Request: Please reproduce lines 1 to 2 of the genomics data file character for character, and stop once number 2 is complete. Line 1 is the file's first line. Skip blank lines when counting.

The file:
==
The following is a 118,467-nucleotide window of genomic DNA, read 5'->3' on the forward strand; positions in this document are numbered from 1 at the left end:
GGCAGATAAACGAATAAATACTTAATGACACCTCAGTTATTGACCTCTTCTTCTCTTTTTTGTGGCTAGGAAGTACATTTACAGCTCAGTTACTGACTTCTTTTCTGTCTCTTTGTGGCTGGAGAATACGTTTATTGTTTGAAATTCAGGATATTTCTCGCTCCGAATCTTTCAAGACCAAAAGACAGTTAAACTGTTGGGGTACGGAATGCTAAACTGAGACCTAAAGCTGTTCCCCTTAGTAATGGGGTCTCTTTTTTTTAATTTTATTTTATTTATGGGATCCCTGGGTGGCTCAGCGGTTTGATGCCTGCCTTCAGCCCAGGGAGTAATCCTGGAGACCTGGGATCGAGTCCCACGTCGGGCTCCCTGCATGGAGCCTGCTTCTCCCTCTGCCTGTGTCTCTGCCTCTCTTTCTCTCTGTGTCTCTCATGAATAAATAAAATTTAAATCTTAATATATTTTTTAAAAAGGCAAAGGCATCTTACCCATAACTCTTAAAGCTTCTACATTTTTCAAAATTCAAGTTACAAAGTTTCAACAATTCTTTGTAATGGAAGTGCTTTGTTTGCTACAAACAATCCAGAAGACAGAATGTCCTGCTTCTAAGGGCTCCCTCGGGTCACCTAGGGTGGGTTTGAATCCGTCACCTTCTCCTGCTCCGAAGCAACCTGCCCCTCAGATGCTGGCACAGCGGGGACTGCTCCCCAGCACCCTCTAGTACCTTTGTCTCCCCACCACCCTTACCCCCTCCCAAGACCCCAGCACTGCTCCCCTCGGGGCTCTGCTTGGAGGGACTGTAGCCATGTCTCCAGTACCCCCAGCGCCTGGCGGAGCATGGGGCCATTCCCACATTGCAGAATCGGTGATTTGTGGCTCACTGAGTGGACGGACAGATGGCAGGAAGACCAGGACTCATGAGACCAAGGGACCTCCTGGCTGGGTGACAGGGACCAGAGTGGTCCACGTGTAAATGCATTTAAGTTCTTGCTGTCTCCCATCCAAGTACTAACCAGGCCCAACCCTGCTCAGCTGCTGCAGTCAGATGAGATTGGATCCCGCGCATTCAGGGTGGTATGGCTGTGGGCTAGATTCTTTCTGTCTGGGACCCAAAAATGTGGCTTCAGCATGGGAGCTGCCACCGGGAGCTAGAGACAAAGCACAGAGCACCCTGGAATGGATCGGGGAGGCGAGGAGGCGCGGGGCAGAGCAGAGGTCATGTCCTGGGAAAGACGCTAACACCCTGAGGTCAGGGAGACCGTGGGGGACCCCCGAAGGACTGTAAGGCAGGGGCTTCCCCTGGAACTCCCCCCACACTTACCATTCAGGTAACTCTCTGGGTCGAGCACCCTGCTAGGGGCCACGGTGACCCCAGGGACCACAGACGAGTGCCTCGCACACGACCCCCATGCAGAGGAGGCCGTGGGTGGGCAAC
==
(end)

The following is a 118,467-nucleotide window of genomic DNA, read 5'->3' on the forward strand; positions in this document are numbered from 1 at the left end:
GGCAGATAAACGAATAAATACTTAATGACACCTCAGTTATTGACCTCTTCTTCTCTTTTTTGTGGCTAGGAAGTACATTTACAGCTCAGTTACTGACTTCTTTTCTGTCTCTTTGTGGCTGGAGAATACGTTTATTGTTTGAAATTCAGGATATTTCTCGCTCCGAATCTTTCAAGACCAAAAGACAGTTAAACTGTTGGGGTACGGAATGCTAAACTGAGACCTAAAGCTGTTCCCCTTAGTAATGGGGTCTCTTTTTTTTAATTTTATTTTATTTATGGGATCCCTGGGTGGCTCAGCGGTTTGATGCCTGCCTTCAGCCCAGGGAGTAATCCTGGAGACCTGGGATCGAGTCCCACGTCGGGCTCCCTGCATGGAGCCTGCTTCTCCCTCTGCCTGTGTCTCTGCCTCTCTTTCTCTCTGTGTCTCTCATGAATAAATAAAATTTAAATCTTAATATATTTTTTAAAAAGGCAAAGGCATCTTACCCATAACTCTTAAAGCTTCTACATTTTTCAAAATTCAAGTTACAAAGTTTCAACAATTCTTTGTAATGGAAGTGCTTTGTTTGCTACAAACAATCCAGAAGACAGAATGTCCTGCTTCTAAGGGCTCCCTCGGGTCACCTAGGGTGGGTTTGAATCCGTCACCTTCTCCTGCTCCGAAGCAACCTGCCCCTCAGATGCTGGCACAGCGGGGACTGCTCCCCAGCACCCTCTAGTACCTTTGTCTCCCCACCACCCTTACCCCCTCCCAAGACCCCAGCACTGCTCCCCTCGGGGCTCTGCTTGGAGGGACTGTAGCCATGTCTCCAGTACCCCCAGCGCCTGGCGGAGCATGGGGCCATTCCCACATTGCAGAATCGGTGATTTGTGGCTCACTGAGTGGACGGACAGATGGCAGGAAGACCAGGACTCATGAGACCAAGGGACCTCCTGGCTGGGTGACAGGGACCAGAGTGGTCCACGTGTAAATGCATTTAAGTTCTTGCTGTCTCCCATCCAAGTACTAACCAGGCCCAACCCTGCTCAGCTGCTGCAGTCAGATGAGATTGGATCCCGCGCATTCAGGGTGGTATGGCTGTGGGCTAGATTCTTTCTGTCTGGGACCCAAAAATGTGGCTTCAGCATGGGAGCTGCCACCGGGAGCTAGAGACAAAGCACAGAGCACCCTGGAATGGATCGGGGAGGCGAGGAGGCGCGGGGCAGAGCAGAGGTCATGTCCTGGGAAAGACGCTAACACCCTGAGGTCAGGGAGACCGTGGGGGACCCCCGAAGGACTGTAAGGCAGGGGCTTCCCCTGGAACTCCCCCCACACTTACCATTCAGGTAACTCTCTGGGTCGAGCACCCTGCTAGGGGCCACGGTGACCCCAGGGACCACAGACGAGTGCCTCGCACACGACCCCCATGCAGAGGAGGCCGTGGGTGGGCAAC